Both feature a total 2MB Level 2 cache; 512KB per core. But: a big change is the increase in Level 3 cache. Phenom II can use or address 6MB L3 cache shared among cores as a buffer, so is can exchange data in-between the four logical cores. That's 8MB of cache and yet we’ve not even accounted for the 512KB total L1 per processor. We know this is techie stuff, but some readers will know how to use it.
L3 is where the enchantment happens though and is probably the reason for Phenom II's success. How about a look-see at a processor die? (See the first picture in this review.)
The price difference between Intel’s i7 and AMD’s 955/45 is narrowing. That translates into price versus performance of course. Core i7 X58 motherboards these days start at 195 USD where you can pick up a AMD 790FX motherboard for 110 USD. That is something you need to keep in mind. Again, price vs. performance.
Compare Core i7 920 versus Phenom II X4 945 with ordinary daily applications, you’ll not notice a real difference. Gaming? We don’t find a dime’s worth of difference. When it comes to gaming, your graphics sub-system is 95% of the limiting factor. We used an ATI Radeon 4890 video card and it is a real performer.
We’d advise you to spend the extra 25+ bucks to get another 200 MHz of performance and the flexibility to tweak the processors really well. The Phenom II X4 955BE AMD brings a very mature, fast and stable processor to the market. If you crave for some more performance, for a few dollars more, buy the Phenom 955.
AMD's Phenom II processors are exciting. We can't say anything other than, this…as a platform this entire infrastructure works out especially well for both AMD and you, the end-user. We like what AMD continuously brings to the table. And though these are relatively small incremental updates over time...try to imagine where AMD was a year ago with Phenom 1. For more info and updates surf to www.amd.com.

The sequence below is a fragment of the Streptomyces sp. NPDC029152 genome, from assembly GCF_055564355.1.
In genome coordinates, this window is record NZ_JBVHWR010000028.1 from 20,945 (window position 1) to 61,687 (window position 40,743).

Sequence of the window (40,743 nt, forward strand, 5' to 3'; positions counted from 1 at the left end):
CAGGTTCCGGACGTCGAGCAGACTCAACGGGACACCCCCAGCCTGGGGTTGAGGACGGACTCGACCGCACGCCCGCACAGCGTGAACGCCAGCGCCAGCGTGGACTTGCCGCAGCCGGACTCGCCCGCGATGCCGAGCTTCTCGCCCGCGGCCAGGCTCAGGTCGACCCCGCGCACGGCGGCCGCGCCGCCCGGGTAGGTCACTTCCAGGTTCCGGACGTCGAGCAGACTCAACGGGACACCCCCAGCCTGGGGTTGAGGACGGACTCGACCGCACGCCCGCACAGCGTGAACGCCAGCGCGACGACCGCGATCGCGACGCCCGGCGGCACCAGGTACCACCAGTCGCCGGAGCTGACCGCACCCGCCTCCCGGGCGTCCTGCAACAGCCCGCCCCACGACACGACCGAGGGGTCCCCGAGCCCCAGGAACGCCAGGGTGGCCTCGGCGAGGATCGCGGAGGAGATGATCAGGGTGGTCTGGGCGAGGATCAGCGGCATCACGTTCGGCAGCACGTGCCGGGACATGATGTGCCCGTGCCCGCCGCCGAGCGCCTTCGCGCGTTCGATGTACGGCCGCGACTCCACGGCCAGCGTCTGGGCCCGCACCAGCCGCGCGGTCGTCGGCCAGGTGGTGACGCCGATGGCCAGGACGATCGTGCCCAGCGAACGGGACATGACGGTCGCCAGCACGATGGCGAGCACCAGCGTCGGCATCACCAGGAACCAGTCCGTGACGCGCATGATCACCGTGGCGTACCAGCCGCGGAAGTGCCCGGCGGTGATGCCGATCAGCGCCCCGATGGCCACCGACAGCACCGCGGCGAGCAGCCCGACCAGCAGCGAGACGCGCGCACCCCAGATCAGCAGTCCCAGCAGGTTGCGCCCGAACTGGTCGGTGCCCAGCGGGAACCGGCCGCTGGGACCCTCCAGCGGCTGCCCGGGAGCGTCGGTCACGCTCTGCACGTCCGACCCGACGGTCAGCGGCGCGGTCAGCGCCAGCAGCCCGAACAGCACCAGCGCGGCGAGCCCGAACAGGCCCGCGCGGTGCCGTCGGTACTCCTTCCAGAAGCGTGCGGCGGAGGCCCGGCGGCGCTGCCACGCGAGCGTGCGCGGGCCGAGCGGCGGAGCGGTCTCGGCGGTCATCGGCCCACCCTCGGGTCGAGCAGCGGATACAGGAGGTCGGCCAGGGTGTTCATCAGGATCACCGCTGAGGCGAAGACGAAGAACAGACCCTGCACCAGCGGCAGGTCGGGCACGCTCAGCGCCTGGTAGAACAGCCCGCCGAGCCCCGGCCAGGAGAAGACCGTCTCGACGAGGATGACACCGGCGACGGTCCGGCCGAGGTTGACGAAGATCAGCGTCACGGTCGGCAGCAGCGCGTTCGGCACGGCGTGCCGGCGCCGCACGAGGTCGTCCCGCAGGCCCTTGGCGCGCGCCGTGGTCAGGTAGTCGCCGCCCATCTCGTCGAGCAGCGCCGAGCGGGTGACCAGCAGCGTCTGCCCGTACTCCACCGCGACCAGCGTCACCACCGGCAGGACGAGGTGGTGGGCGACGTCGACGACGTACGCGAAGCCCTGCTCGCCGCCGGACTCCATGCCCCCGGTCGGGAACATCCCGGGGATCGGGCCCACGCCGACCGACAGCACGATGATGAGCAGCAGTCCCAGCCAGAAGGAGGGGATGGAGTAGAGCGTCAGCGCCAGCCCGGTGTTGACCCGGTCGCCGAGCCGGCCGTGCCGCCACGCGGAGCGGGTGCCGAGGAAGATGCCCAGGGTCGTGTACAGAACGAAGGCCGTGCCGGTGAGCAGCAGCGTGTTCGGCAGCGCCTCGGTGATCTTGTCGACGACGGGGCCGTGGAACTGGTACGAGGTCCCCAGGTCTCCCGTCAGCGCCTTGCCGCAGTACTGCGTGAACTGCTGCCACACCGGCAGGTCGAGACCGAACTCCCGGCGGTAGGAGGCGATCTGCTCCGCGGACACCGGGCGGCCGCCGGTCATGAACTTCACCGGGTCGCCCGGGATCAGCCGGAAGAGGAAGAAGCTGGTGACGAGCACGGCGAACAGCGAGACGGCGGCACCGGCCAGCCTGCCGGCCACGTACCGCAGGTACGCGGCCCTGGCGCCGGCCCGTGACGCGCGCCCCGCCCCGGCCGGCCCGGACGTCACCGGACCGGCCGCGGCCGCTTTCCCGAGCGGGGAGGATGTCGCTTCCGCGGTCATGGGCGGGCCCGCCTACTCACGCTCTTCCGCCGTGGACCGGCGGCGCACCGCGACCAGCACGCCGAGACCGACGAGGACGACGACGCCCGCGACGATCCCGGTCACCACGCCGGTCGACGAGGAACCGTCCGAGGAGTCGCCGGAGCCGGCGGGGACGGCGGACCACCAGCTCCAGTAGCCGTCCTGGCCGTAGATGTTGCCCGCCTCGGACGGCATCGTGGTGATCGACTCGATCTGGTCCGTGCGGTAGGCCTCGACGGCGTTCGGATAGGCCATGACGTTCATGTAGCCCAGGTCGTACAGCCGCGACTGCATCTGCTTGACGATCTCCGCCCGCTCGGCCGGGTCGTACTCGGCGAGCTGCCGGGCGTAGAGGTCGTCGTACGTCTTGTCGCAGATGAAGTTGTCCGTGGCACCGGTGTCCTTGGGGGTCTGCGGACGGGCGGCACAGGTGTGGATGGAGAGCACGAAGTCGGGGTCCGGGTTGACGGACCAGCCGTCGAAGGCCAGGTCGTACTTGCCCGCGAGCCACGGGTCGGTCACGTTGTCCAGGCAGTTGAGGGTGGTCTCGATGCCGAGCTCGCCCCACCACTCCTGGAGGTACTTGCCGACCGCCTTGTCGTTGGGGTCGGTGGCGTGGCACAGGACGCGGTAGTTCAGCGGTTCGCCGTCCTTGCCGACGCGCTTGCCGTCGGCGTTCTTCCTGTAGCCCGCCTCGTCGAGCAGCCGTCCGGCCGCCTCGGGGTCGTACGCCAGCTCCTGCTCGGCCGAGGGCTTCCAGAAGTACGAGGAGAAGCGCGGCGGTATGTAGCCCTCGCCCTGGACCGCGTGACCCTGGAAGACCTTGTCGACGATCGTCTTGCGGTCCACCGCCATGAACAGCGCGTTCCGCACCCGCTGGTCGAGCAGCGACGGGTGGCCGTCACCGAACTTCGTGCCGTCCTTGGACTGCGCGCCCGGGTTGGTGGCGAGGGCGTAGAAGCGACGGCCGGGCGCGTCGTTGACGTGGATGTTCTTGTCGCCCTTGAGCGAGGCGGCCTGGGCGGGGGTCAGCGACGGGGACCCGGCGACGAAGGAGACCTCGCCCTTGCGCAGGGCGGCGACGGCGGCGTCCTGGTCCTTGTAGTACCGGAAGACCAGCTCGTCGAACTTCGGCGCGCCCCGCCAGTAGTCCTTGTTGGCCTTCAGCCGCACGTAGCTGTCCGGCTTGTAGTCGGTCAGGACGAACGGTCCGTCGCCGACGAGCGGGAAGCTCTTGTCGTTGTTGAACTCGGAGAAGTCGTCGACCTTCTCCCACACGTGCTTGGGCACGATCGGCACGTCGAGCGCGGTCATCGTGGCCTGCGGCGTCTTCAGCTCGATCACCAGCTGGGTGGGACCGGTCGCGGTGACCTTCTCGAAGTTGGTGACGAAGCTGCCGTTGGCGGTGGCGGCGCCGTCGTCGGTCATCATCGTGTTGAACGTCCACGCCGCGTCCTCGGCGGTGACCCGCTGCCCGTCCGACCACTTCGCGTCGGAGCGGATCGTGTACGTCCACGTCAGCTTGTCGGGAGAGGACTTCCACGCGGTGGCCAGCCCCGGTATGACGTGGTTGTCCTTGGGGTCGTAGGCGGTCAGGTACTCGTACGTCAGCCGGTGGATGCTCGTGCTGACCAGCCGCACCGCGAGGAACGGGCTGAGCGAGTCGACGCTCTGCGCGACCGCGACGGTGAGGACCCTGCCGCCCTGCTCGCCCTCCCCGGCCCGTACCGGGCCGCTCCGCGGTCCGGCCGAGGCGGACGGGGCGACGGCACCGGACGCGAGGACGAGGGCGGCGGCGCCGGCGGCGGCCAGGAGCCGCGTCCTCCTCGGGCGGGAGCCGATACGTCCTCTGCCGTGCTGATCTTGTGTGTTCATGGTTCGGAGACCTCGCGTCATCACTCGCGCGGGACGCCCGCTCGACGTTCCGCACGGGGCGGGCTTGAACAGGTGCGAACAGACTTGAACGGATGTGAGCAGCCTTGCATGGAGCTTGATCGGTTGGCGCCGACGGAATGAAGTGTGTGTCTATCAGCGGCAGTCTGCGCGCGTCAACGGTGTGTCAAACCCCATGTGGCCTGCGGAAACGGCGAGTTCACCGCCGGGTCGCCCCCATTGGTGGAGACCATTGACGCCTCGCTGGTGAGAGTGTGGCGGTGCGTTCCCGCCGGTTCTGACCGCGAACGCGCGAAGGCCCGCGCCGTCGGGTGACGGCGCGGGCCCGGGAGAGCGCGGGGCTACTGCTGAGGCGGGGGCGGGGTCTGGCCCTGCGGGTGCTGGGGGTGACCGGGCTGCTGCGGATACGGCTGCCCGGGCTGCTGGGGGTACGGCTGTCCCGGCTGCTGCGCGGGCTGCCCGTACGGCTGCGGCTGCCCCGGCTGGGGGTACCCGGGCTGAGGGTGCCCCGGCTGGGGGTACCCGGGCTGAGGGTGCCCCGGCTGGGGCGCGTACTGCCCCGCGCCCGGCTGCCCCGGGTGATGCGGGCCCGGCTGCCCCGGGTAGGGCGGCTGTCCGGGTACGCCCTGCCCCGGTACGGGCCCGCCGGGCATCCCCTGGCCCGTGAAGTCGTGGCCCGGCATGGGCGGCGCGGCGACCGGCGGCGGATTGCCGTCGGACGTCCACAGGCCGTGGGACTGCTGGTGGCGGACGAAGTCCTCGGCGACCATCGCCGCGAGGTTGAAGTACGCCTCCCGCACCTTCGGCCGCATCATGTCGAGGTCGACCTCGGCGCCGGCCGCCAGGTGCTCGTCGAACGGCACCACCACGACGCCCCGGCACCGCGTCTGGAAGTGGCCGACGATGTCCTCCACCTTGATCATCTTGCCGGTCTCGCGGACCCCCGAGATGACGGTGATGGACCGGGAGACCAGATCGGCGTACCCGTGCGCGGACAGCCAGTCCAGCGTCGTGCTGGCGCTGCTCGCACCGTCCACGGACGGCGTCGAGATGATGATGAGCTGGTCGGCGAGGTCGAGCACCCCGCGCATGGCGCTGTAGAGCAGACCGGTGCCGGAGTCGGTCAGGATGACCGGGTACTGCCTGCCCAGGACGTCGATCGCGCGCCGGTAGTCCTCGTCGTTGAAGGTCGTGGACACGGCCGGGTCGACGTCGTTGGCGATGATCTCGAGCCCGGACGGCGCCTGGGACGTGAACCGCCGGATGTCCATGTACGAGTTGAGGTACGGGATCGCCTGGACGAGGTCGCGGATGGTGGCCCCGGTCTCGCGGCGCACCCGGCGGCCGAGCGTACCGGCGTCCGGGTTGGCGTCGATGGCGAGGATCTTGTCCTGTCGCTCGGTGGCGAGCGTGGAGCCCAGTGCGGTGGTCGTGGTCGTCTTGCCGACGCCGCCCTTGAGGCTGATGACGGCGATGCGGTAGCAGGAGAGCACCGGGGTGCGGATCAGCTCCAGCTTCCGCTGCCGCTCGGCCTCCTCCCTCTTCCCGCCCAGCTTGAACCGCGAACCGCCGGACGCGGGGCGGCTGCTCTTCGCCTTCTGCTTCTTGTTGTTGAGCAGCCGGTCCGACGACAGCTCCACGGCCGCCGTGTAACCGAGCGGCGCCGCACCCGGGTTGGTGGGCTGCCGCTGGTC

ATI Radeon HD4890 Graphics: Virtuoso Visual Performance
ATI has upped the ante in its competitive fight with NVIDIA. For years these two champs have had a video slug fest for winner in the video card market. The HD4890 is one such card, while not being radically new, this it is definitely a few steps above the already powerful HD4870 and it includes some significant changes. If you are into digital media, gaming or any other app that demands muscle, this card may be your champ. Oh yes, it is easy to overclock.
In the next issue we’ll have serious performance results. This time, let’s stick with some basic specs from ATI:
With all the operations on this board and a fan running at top speed, this board is certainly the quiet one. There are enough other fans in the case to make noise – thanks ATI. The variable speed fan increases RPM to handle additional heat loads.
OK, you got us! We have already played with overclocking – that world of esoteric gurus! If you are overclocking the core you may just as well overclock the memory to the max as this card’s cooling can clearly take the heat. And while we are in the virtual confession booth, we also began to play HAWX (a character, not the skateboard guy). None of us has played games in a while and we all were just blown away by this game and how exciting the HD4890 makes it. Back next month with details. How ‘bout Need for Speed: Undercover?
Your package includes the video card, install CD, etc. plus a dongle or adapter (VGA to DVI). Your power supply will need two power cables to feed this hungry puppy. I told you it had muscle, so now you need to feed it – about 190 watts. NOTE: some less expensive power supplies have fairly short cables – check cable length first and then buy.
One of us likes to crank up the details and have awesome frame rates on a large display, these cards do that flawlessly. Tear through the latest games with seamless frame rates and go beyond HiDef. GPU stands out from the rest with massive graphics processing muscle.
We don’t have this powerful feature in our system, but you might. Just a note from ATI about their CrossFireX™ Technology: it will support up to a quad (4) GPUs and it offers superior scalability. It is the ultimate multi-GPU performance gaming platform…to move faster, aim quicker, and see more clearly than all who stand between you and victory… before tea time.
Each high-end graphics card will always get a spin-off product. For the Radeon HD 4870 that meant the Radeon HD 4890, launched in April. Many manufacturers jumped onto that bandwagon and we right now are seeing a wide range of the most astounding capable Radeon HD 4890 cards. For more info go to www.ati.com.
PS: Tom Clancy's HAWX Game
With HAWX (air combat game) we enter a new level. There are well over 50 planes in the game, each of which carries a destructive payload. You'll need it, as you'll engage multiple hostiles across war-torn but still gorgeous looking terrain. However, you won't be alone, and you'll have the option of issuing orders to your fellow squad mates.